As your loved one’s dementia progresses, it may become increasingly difficult to communicate with him or her. Understanding how to effectively engage and interact can make it easier to enjoy quality time with your loved one as symptoms that may initially include mild forgetfulness transition into more noticeable forms of cognitive impairment. Below you’ll find six effective tips for communicating with someone with dementia.
1. Minimize Distractions
Seniors with dementia tend to be easily distracted by other things in their immediate environments, which can make communication difficult. Minimize distractions in your loved one’s surroundings as much as possible to avoid sensory overload by:
- Turning the TV down or off
- Adjusting the curtains if there’s too much light in the room
- Limiting the number of people in the room when you’re trying to have a more meaningful conversation
Trained caregivers with experience in caring for seniors with dementia can be a fantastic resource for family members. Families looking for top-rated Winnipeg elder care providers can reach out to Home Care Assistance. From respite care to specialized Alzheimer’s, dementia, stroke, and Parkinson’s care, there are many ways we can make life easier for seniors and their loved ones.
2. Speak Calmly and Clearly (but Still Naturally)
Just because dementia has caused your loved one to have difficulty articulating his or her thoughts doesn’t mean he or she can’t comprehend what you’re saying. It can be helpful if you speak calmly and clearly, but it’s just as important that you speak naturally. Avoid things like “baby talk” or other methods of communication that can be unintentionally insulting or demeaning.
3. Don’t Quibble Over Minor Details
There may be times when your loved one gets facts wrong or gets confused about dates, places, and people. It’s fine to gently correct your loved one now and then if you notice certain errors he or she is repeatedly making, but avoid quibbling over minor inaccuracies. All this does is create mutual frustration.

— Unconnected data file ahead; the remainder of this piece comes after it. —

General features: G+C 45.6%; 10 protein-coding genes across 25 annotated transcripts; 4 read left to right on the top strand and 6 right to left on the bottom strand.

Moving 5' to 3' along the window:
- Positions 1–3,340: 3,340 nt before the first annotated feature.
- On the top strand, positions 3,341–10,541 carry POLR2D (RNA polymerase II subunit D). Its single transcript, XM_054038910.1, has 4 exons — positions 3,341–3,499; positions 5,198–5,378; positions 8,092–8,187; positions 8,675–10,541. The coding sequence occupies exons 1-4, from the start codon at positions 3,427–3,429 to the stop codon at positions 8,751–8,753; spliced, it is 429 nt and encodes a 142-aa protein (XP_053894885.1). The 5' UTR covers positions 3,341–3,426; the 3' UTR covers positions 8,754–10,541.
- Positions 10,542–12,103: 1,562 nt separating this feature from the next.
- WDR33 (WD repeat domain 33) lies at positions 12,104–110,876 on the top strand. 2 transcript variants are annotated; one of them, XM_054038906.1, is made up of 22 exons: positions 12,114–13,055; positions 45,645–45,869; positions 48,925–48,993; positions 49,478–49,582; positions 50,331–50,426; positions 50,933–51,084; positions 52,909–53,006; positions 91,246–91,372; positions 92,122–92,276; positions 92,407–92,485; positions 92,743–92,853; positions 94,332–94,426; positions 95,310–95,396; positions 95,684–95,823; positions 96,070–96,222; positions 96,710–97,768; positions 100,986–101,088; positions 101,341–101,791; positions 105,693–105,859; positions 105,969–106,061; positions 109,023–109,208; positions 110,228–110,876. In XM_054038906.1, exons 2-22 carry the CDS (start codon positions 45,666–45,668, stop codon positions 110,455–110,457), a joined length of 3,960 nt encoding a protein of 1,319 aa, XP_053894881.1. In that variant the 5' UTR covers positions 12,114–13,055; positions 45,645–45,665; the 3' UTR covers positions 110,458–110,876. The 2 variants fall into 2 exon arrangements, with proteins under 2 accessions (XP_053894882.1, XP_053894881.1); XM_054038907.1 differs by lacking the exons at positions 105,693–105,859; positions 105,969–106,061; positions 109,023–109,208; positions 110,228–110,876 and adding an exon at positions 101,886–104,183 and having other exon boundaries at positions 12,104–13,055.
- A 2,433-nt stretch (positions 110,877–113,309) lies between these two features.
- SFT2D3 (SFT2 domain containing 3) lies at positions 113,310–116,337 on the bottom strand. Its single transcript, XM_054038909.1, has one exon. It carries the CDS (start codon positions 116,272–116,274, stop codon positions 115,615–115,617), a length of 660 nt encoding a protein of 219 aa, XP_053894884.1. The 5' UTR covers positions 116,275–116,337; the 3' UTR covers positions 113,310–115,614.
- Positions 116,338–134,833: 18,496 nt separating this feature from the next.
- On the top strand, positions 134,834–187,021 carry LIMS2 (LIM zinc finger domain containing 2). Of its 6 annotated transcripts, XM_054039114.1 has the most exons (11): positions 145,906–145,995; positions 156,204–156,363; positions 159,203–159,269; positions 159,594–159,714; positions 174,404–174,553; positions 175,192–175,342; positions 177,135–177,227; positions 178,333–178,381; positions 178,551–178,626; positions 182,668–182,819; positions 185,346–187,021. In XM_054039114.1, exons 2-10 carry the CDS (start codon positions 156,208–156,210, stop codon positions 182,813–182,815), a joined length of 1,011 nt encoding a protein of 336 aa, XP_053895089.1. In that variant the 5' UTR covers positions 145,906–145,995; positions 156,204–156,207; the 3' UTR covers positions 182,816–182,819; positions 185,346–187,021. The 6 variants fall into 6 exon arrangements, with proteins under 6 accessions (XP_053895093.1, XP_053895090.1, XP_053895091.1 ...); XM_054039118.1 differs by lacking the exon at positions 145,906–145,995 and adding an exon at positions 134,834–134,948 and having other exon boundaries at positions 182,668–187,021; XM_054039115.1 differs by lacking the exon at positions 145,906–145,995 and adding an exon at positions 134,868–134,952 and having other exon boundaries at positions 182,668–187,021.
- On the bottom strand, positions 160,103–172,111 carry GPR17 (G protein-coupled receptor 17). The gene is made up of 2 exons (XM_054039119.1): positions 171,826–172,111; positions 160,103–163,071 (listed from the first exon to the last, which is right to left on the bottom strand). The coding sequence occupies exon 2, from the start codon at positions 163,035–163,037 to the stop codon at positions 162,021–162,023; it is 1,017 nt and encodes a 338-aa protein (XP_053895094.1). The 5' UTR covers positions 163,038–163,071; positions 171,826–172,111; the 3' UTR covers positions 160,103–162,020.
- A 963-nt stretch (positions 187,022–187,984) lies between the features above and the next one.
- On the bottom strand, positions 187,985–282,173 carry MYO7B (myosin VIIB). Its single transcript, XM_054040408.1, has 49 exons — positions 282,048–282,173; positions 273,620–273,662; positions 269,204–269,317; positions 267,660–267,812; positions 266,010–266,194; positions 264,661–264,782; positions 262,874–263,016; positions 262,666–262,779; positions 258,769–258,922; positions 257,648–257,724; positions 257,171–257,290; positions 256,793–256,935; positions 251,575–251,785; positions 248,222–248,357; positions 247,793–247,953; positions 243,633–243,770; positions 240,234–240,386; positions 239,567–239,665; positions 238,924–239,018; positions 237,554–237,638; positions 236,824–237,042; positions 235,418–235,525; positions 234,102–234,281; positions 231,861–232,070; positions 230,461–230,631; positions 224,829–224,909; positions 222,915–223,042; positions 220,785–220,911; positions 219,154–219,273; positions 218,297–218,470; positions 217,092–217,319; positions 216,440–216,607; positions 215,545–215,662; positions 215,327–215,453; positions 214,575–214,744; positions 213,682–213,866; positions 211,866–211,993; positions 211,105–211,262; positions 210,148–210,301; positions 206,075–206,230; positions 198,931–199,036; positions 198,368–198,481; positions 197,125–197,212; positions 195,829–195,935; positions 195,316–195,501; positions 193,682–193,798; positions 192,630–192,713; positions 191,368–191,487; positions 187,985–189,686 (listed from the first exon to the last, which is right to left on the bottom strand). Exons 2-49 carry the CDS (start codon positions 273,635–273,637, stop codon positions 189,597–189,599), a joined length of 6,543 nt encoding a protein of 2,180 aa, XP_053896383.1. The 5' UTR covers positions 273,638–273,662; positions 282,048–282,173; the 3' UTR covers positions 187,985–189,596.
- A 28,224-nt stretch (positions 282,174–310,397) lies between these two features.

Professional caregivers with training and expertise in dementia care can often identify the sources of seniors’ communication issues and respond effectively and compassionately. For dementia care Winnipeg families can count on, reach out to Home Care Assistance. Our compassionate caregivers use revolutionary memory care programs to help seniors stave off the progression of dementia, and they can also assist with a wide variety of important everyday tasks, including bathing, grooming, exercise, and cooking.
4. Use Precise Names for People and Things
Saying things like “Could you hand that to me, please?” or “Hi! It’s me. Are you ready to eat?” can be too vague for someone with dementia. Instead, use specific names for people and things so it’s perfectly clear what or whom you are referring to. The above examples might be rephrased as:
“Could you hand me the newspaper on the table next to you, please?”
“Hi, Mom! It’s me, Angie. Are you ready to have dinner now?”
5. Listen and Focus
Getting into the habit of focusing on your loved one as you have conversations gives you a chance to look at his or her expressions to see if he or she is really understanding you. At the same time, you can politely let your loved one know if you don’t fully understand something he or she is trying to convey.
6. Be Patient
People with dementia often have good and bad days in terms of how well they’re able to express themselves or comprehend what’s being said. On the more challenging days, be patient and give your loved one a moment to process what you’re saying. If you notice your loved one having difficulty, rephrase your question or provide a few choices to minimize confusion (e.g., “Would you like to take a bath or shower today?”).
Caring for a senior loved one can be challenging for families who don’t have expertise or professional training in home care, but this challenge doesn’t have to be faced alone. Family caregivers can turn to Home Care Assistance for the help they need. We provide high-quality live-in and respite care as well as comprehensive Alzheimer’s, dementia, stroke, and Parkinson’s care. Call one of our dedicated Care Managers today at (204) 489 6000 to learn about the high quality of our in-home dementia care services.